I spent months talking with people whose loved ones have serious mental illness. Here’s my family’s story.
(Courtesy of Harvey McDonald)
I wish this was a chance to tell you about my stepbrother in his own words: How he has this amazing ability to remember little details about people from years ago and a talent for fitting in wherever he goes.
I wish I could show his photos, so you could see why many of my friends had childhood crushes on him. I wish I could point out all the ways his personality comes from his father, my stepdad, who passed along to his only son the knack of making a stranger feel like a lifelong friend.
But instead, this is the story of how my brother hasn’t gotten the help he deserves — and what it’s meant for our 75-year-old dad, Harvey “Mac” McDonald, who has shouldered the emotional toll of trying to convince him he needs help.
“Let him go out and have a life where he can work a job and just live,” Mac told me earlier this month. “He doesn’t have to come back to me. Just go live. That’s all.”
Last week, inewsource unveiled a reporting project investigating when involuntary mental health treatment fails to serve some of the most severely ill Californians. My series doesn’t paint a rosy picture: After conversations with nearly 40 people and months of reporting, I centered our stories on families left hanging in the balance as they try to get their loved ones into treatment.
There was Anita Fisher, whose son had yet again stopped taking his medication; Mimi Murray, who feared her son’s struggles would persist into her 80s; and Anastasia, who held back tears as she told me about her unsuccessful push to get her son on a conservatorship.
Their pain was gut-wrenching — and familiar.
I haven’t seen or spoken with my brother since 2019. Last our family knew, he does not accept his schizophrenia diagnosis and hasn’t received consistent treatment. He’s been homeless, gone missing and has spent at least a few days in jail.
It’s been hell. Because of his mental illness, my brother is convinced that members of our family are brain-hacking him. (We are not.) He’s contacted some of our employers, attempted to secure restraining orders and threatened violence against my parents. He showed up once to their house, but they weren’t home.
Admittedly, I’ve felt all kinds of ways. I’ve been angry, even a little scared — and then I’ve felt guilty for being angry and scared. I’ve wondered whether I’m making the right decision by staying away for my own peace of mind, or if I could do more.
But mostly, I think about how my brother is living a false reality in which he thinks we’re actively trying to hurt him. That we are doing and saying awful, horrible things. He’s lost trust in the people who he thought loved him. What a scary, traumatic place that must be.
Added to the heartbreak is what it’s done to my stepdad.
To know Mac is to love him: He’s the life of the party with dance moves that put youngsters to shame, and his booming voice is a mainstay at our family get-togethers. I grew up hearing that booming voice proudly boast about his son, too.
But there’s an emptiness to all of this, and I’ve seen my stepdad carrying on in the absence of hope these past couple years. He wants my brother to get better, but he doesn’t have much faith.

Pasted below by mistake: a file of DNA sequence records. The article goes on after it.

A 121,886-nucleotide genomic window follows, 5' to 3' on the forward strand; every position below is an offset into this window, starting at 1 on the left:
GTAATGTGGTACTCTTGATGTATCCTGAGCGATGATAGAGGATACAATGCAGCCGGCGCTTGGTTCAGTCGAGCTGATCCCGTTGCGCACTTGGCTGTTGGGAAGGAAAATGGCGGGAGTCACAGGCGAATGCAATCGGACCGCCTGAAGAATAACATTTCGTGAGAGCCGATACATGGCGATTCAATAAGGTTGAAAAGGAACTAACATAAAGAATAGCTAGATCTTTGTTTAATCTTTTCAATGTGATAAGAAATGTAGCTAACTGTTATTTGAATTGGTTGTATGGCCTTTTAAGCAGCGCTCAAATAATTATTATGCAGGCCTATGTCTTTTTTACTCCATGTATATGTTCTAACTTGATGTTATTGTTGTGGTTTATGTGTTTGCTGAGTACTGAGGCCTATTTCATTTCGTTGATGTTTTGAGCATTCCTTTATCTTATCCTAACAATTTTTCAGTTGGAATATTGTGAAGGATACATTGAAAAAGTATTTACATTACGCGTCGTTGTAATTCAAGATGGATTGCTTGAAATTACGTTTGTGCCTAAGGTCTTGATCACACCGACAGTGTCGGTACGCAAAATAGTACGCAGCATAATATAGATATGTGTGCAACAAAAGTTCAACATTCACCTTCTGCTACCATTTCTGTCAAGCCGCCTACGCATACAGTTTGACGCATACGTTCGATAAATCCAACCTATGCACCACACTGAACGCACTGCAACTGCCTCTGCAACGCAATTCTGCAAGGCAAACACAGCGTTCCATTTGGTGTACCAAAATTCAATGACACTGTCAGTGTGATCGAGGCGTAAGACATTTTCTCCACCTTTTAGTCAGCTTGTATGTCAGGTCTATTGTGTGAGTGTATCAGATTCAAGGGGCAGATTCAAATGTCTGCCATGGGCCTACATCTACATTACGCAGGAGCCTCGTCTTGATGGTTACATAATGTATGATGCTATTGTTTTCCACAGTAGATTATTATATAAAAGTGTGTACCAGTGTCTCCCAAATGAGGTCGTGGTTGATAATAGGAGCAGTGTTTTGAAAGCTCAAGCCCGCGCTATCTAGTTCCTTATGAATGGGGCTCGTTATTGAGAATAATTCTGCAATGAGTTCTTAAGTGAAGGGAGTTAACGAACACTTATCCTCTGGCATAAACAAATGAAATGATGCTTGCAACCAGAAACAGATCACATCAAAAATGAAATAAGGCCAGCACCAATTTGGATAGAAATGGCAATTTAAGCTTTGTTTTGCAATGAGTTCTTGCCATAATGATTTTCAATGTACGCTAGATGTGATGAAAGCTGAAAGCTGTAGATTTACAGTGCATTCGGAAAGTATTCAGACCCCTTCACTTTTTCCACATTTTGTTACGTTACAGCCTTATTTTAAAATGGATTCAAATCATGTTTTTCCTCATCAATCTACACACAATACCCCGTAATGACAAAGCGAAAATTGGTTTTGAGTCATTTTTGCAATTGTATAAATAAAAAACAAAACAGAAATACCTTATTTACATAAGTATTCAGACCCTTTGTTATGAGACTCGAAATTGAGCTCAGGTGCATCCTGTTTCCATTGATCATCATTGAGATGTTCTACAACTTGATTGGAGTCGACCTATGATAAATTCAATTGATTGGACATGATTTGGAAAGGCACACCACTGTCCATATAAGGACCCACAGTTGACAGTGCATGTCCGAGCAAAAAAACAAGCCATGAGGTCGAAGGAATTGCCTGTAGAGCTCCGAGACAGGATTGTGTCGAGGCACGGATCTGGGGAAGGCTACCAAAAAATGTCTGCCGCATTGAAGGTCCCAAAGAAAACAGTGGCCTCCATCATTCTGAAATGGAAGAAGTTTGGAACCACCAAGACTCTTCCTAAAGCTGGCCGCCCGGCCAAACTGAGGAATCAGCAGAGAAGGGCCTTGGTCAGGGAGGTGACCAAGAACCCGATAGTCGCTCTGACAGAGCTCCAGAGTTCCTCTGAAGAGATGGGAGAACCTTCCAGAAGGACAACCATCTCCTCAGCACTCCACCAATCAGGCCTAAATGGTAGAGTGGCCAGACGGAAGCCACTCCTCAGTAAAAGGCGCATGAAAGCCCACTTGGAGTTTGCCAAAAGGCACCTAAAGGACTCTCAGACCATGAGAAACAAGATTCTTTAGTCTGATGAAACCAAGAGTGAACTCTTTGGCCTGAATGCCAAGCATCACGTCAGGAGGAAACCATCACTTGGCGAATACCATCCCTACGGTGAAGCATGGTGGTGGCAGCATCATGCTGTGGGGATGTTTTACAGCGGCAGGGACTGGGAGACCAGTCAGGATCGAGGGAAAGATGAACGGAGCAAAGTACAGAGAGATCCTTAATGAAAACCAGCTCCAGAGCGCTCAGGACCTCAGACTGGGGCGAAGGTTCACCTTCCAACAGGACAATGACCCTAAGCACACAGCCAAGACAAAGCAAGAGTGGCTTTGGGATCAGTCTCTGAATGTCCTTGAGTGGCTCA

He also regrets the time missed with his kids during his more than 30-year career in the Navy, and wonders if he missed the onset of my brother’s illness.
“Maybe I just didn’t see it,” my stepdad said. “And I blame myself that I didn’t see it.”
My stepdad sent money to my brother when he could. He made phone calls in San Diego and beyond trying to get him housing. He encouraged him again and again to seek treatment. None of it worked.
Earlier this year, police got involved. Both my stepdad and mother endured months of threatening phone calls day and night from my brother. He had threatened to hurt them — and himself — before. But this time, he repeated those threats while seeking help at a local hospital.
Officers arrested my brother in January. There is now a criminal protective order that prohibits him from contacting my parents.
Court records show my brother has agreed to mental health treatment. Lawyers involved in the case told my stepdad that my brother isn’t interested in speaking with him.
Is my brother a good fit for a mental health conservatorship? I don’t know. Even after months of reporting on the topic, done with the help of a USC Annenberg Center for Health Journalism fellowship, I have no firm answer on whether it would help in our family’s case.
But I do know this: My brother was in medical school just five years ago. And during one of the last times I saw him, he held my daughter and talked about wanting kids of his own one day. Now, he’s living a nightmare in which he believes his family is hurting him — including his father, who in fact loves him very much and also is hurting.
My stepdad has heard all the advice, and he has little patience for it. He’s been told he should have involved the police much earlier, that he should use tough love. Or, on the contrary, that he shouldn’t be so heartless about his son. Some relatives have encouraged him to pray on it — to which he scoffs and says, “I’ve seen what God can do and what God cannot do.”
It’s been difficult for him to maintain relationships with family as they, too, have been impacted by my brother’s mental illness. He told me he’s asked other relatives to notify him when my brother has contacted them, but to say nothing more.
“Don’t tell me about praying, don’t give me any pragmatic shit,” he said. “I’ve been through all of it more times than any of you guys. I know you guys are hurting. I know you’re suffering.
“But you haven’t suffered the way we are.”